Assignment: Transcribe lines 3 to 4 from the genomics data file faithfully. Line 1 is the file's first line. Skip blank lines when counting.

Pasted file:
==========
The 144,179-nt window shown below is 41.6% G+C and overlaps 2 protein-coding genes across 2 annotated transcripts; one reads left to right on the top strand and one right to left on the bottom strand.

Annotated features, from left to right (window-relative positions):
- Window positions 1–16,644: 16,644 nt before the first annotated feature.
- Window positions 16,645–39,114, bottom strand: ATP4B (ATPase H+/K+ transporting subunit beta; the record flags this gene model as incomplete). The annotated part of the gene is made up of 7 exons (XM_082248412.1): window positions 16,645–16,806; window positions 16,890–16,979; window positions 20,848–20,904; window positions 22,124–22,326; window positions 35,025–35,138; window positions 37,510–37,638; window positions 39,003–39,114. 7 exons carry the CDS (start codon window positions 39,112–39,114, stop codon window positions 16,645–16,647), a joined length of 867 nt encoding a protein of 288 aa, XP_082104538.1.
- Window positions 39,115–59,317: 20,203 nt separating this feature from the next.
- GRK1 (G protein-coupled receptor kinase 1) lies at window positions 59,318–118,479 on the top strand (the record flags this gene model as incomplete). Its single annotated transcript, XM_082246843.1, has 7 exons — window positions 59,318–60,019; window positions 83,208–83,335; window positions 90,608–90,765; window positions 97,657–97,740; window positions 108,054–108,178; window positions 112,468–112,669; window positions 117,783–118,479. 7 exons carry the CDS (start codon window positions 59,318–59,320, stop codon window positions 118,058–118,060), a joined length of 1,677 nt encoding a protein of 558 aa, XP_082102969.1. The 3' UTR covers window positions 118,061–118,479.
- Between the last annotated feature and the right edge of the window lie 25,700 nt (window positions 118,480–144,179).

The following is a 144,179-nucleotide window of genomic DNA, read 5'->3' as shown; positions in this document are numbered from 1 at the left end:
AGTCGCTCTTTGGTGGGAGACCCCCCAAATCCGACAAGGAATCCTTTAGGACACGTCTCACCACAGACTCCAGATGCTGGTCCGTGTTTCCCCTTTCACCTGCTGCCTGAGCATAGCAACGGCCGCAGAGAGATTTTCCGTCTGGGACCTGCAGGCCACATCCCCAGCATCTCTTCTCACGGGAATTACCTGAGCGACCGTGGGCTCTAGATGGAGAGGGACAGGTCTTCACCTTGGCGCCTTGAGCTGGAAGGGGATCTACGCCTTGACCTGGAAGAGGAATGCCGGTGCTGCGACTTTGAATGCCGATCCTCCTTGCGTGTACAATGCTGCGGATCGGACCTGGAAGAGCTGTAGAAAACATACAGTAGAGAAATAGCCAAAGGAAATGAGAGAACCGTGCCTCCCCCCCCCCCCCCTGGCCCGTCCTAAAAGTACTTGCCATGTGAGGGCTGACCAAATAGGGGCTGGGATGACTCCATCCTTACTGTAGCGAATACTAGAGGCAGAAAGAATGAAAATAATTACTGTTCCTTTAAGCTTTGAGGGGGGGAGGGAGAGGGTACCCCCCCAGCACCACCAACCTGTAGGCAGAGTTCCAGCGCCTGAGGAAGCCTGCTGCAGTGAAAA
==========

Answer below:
- Window positions 1–16,644: 16,644 nt before the first annotated feature.
- Window positions 16,645–39,114, bottom strand: ATP4B (ATPase H+/K+ transporting subunit beta; the record flags this gene model as incomplete). The annotated part of the gene is made up of 7 exons (XM_082248412.1): window positions 16,645–16,806; window positions 16,890–16,979; window positions 20,848–20,904; window positions 22,124–22,326; window positions 35,025–35,138; window positions 37,510–37,638; window positions 39,003–39,114. 7 exons carry the CDS (start codon window positions 39,112–39,114, stop codon window positions 16,645–16,647), a joined length of 867 nt encoding a protein of 288 aa, XP_082104538.1.